Today, Politico has a full-length article about the Obama administration’s courting of their most vital demographic – Latino voters. This is something that I’ve been blogging about since well before the election. Last November, Latinos turned out in record numbers to support the now-President Obama. Much of that support was based on his promise to push for immigration reform, a priority issue on the Latino community’s agenda.
In February, President Obama went on the El Piolin show (an outrageously popular Latino radio show hosted by El Piolin, Eduardo Sotelo) And last week, the administration invited Sotelo to the White House to have a sit-down conversation with the President.
“We need to be able to communicate through radio and obviously you’ve got the biggest listenership so we’ve got to make sure you’re involved,” Obama said in the interview.
The blossoming friendship between the administration and El Piolin is just the tip of the iceberg of the new inclusion of the Latino community. Latinos have been included in all major policy discussion since Obama took office. And many already feel the doors of opportunity being opened. The President has also visited Arizona (a border state with a high Latino population) twice in his time in office, including giving the commencement speech at Arizona State University last night.
However, as Luis Gutierrez, the Congressional leader on immigration reform puts it:
“He will ultimately be judged by the Hispanic community on what he does for the weakest and most vulnerable,” said Rep. Luis Gutierrez, the veteran Chicago Democrat, referring to the issue on which he’s become a national leader, comprehensive immigration reform.
Obama has committed to immigraiton reform publicly – the story broke in April, with a HUGE response from advocates to support the gesture. He noted he would be making a public statement about reform sometime this May, though we are still waiting for this cue.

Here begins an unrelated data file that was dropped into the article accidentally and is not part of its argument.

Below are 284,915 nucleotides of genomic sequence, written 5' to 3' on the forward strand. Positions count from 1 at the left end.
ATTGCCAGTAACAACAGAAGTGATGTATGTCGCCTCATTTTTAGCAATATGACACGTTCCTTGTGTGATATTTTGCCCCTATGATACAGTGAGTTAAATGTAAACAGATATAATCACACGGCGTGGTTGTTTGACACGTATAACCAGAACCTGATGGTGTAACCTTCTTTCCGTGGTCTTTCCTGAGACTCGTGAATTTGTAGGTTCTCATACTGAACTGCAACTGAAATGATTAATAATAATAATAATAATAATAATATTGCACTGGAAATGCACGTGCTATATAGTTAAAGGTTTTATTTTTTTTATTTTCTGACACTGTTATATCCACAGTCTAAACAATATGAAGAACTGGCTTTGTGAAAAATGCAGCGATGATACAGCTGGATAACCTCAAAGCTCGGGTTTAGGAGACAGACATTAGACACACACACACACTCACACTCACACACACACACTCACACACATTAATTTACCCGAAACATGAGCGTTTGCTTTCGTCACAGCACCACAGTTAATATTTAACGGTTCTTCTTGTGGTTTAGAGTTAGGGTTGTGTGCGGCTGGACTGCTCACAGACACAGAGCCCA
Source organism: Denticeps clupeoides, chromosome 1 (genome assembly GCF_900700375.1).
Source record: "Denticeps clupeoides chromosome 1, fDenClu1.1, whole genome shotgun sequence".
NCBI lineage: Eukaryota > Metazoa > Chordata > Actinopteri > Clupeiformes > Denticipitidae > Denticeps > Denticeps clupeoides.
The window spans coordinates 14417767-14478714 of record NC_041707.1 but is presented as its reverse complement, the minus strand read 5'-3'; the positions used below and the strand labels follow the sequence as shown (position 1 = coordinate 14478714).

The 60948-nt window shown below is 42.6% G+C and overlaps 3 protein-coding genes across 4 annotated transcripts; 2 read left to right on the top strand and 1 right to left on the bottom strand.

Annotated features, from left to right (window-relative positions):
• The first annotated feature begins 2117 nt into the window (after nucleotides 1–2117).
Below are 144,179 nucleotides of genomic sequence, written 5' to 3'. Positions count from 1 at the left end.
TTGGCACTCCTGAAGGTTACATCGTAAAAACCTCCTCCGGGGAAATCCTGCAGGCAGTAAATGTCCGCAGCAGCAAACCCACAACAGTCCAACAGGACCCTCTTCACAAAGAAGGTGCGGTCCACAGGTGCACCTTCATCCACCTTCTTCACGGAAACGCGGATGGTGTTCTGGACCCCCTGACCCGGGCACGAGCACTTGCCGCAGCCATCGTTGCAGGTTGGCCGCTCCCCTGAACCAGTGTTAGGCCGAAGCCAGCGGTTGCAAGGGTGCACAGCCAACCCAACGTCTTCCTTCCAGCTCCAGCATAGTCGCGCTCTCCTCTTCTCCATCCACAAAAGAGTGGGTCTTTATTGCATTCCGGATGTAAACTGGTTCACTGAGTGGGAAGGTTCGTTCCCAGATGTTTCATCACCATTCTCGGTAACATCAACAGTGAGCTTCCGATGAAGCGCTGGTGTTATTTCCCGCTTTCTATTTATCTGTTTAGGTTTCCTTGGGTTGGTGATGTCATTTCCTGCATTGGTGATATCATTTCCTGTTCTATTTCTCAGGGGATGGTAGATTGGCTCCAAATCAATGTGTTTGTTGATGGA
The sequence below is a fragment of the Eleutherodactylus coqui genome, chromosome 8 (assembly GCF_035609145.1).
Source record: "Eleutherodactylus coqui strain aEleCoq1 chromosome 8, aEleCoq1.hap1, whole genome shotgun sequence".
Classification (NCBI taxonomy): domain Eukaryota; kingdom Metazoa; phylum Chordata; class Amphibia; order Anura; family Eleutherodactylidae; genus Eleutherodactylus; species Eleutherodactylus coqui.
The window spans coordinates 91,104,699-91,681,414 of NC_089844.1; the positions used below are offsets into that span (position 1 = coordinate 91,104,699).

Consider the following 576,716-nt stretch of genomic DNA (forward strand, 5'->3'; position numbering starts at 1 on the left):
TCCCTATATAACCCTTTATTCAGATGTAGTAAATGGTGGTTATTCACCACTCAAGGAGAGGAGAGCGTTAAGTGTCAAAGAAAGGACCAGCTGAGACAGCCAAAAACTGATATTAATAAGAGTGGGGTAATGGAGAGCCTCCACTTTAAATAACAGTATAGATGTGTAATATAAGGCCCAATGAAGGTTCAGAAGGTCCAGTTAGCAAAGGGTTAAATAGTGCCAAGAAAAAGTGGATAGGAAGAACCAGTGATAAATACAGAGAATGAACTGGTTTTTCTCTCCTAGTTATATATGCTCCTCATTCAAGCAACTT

Even Rahm Emanuel, who has been an opponent of previous reform bills, has acknowledged his support for reform. Rep. Gutierrez notes that Rahm, who is well-known for his shrewd and calculating politics, has to make good on reform if the administration wants to stay in good favor with Latino voters.
“If Rahm thinks he can get away with not doing anything on immigration and still have the support of Latino voters, it won’t get done,” said Gutierrez, who has had a long and at times contentious relationship with his fellow Chicago pol.
While there are certainly other issues on the docket for the Latino community, it seems that immigration reform is the most pressing and the most widely supported. The administration acknowledges it will be a tough battle to pass a reform bill, but as I’ve said before, it seems that the momentum for such a bill continues to grow by the day.
When Piolin asked Obama if he had the votes in Congress on immigration reform, the president was candid.
“Probably not yet,” he said
But when it comes time to rally support for the bill, Obama said he would need the talk show host’s help.
“You can count on me,” Piolin assured.